I wonder if- he began, and then lost his train of thought completely as something – or rather, someone –  shoved him hard in the small of the back, sending him stumbling over the threshold and into the buzzing, whirling mass of a high society midwinter party in full swing. 

So much for talking it slowly! 

He turned, trying to catch a glimpse of the person who’d pushed him, but found himself pulled further into the crowd before he caught sight of more than a flicker of blond hair over the heads of the other guests. 

The butler? But I don’t- no, that can’t be right. I’d-

Someone pushed a glass into his hand – he drank the contents down, almost on reflex, and then nearly coughed them straight back up as the burn of strong unfamiliar liquor hit the back of his throat. “Glgk!”

“First time here?” asked someone else, sounding at least somewhat sympathetic – he opened his mouth to answer, but stopped short, his attention suddenly distracted by a dark figure darting out of the doorway of one of the side rooms. 

For a brief moment he thought something terrible had happened – why else would someone be running at a party? – but the girl who’d come tearing out of the room was laughing as she ran, her shimmering skirts hitched up around her knees and a tail of bright ribbons streaming out behind the black cloud of her hair.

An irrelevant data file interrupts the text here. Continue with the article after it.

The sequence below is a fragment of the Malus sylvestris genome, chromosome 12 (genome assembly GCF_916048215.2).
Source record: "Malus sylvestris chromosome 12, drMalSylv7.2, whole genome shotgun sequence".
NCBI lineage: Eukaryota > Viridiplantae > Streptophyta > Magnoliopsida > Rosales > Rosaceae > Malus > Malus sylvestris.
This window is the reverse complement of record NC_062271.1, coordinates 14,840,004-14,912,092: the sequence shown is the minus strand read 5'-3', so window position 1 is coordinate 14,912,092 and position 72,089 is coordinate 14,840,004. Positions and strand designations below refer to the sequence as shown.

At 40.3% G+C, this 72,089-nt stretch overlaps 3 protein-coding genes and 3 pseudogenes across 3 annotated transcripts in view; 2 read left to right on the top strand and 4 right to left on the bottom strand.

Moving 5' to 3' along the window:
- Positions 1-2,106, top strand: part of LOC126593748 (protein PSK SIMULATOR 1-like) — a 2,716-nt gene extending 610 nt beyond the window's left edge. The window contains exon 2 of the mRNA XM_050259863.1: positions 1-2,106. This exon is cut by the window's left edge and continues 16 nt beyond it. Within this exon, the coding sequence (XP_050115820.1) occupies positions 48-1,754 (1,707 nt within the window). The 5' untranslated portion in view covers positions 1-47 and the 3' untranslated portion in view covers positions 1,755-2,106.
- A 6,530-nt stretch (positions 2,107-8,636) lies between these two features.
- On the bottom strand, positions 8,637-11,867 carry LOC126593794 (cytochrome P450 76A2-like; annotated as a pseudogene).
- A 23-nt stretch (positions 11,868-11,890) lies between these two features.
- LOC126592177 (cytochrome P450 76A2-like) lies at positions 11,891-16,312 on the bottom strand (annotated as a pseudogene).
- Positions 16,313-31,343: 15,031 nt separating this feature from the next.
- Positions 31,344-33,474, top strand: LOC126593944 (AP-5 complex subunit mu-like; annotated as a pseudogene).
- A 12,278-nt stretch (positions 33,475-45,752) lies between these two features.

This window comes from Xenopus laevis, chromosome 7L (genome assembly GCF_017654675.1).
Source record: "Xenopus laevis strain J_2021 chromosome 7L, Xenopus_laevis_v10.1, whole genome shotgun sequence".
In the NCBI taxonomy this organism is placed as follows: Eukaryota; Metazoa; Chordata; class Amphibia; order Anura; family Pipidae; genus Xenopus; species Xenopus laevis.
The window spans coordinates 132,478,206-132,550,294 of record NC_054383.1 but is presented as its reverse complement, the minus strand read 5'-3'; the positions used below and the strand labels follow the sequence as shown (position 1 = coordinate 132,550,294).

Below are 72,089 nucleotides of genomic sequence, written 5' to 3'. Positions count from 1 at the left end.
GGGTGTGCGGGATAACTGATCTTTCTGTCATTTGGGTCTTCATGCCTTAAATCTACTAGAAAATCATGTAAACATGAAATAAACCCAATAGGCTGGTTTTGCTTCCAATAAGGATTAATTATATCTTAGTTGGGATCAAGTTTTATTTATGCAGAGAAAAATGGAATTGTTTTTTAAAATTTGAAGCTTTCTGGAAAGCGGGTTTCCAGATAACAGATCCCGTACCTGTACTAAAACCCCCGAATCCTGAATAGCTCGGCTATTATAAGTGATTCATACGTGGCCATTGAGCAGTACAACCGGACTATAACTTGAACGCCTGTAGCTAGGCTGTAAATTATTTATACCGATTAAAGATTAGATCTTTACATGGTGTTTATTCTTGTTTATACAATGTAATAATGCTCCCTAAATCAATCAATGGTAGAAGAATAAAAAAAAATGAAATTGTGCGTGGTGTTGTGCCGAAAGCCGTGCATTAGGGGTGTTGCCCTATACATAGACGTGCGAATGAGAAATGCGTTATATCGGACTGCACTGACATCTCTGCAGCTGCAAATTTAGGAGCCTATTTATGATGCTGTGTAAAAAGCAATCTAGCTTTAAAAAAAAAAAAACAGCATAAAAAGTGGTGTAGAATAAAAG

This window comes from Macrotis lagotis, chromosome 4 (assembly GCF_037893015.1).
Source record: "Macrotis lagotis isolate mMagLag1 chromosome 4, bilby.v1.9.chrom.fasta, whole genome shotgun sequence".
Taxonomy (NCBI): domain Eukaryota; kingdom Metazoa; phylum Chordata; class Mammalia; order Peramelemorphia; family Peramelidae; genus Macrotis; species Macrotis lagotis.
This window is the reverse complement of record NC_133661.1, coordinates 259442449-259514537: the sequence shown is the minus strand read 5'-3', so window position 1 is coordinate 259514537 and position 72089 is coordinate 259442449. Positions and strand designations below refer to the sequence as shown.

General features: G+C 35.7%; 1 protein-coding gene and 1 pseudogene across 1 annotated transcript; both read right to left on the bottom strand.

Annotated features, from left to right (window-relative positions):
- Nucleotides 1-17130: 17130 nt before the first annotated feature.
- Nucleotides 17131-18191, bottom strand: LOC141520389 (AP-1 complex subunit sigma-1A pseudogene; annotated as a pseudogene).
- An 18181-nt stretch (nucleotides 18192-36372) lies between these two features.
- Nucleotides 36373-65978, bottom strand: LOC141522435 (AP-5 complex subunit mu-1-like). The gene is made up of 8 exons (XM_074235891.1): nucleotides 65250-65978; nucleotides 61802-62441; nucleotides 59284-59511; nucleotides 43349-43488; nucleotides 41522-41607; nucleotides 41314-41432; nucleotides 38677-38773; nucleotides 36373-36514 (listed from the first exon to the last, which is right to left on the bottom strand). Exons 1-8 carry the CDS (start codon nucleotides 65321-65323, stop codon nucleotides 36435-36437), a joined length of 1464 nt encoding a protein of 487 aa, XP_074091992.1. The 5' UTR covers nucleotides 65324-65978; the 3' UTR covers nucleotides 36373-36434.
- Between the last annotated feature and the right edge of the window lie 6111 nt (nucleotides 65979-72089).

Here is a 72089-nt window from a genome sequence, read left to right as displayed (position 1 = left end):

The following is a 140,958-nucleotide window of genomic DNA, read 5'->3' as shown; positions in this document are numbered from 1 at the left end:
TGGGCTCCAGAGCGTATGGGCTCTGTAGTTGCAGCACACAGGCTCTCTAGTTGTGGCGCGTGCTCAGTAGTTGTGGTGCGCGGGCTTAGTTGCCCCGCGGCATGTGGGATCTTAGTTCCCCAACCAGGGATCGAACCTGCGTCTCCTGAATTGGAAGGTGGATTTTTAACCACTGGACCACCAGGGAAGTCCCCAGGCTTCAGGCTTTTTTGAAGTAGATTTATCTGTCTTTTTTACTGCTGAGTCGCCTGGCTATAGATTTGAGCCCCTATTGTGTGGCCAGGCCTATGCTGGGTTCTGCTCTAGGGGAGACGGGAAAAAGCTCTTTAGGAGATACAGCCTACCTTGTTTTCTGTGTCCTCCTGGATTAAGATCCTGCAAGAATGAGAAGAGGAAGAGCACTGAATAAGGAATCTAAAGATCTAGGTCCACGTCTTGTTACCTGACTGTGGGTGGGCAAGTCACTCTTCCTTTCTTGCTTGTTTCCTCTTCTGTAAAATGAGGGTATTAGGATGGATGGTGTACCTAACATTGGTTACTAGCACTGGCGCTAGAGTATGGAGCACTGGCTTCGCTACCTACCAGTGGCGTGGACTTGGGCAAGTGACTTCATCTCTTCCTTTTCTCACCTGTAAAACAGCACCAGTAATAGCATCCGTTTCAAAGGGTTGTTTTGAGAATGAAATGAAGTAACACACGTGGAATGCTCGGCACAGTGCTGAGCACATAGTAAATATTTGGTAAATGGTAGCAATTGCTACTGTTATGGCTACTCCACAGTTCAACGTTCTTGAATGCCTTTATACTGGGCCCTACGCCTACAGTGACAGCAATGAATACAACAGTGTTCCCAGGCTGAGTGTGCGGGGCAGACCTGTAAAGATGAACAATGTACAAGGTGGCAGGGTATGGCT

Behind her came a tall muscular blonde girl wearing, to Fest’s surprise, a pair of smart cavalry-styled trousers and soft dancing boots, and behind her a whole rush of people, all seeming to be around Fest’s age or a little older, and all engaged in what looked like nothing so much as a very energetic game of tag, or possibly some kind of foot race.

I’d heard that parties in the city were different, but… 

The girl with the ribbons (who looked oddly familiar, now he came to think of it, though he couldn’t for the life of him think who she might be) made it to the centre of the hallway and stopped for a brief second, looking around as though hunting for something. Her eyes met his and she grinned widely, changing course and heading straight for him with a disconcertingly purposeful air.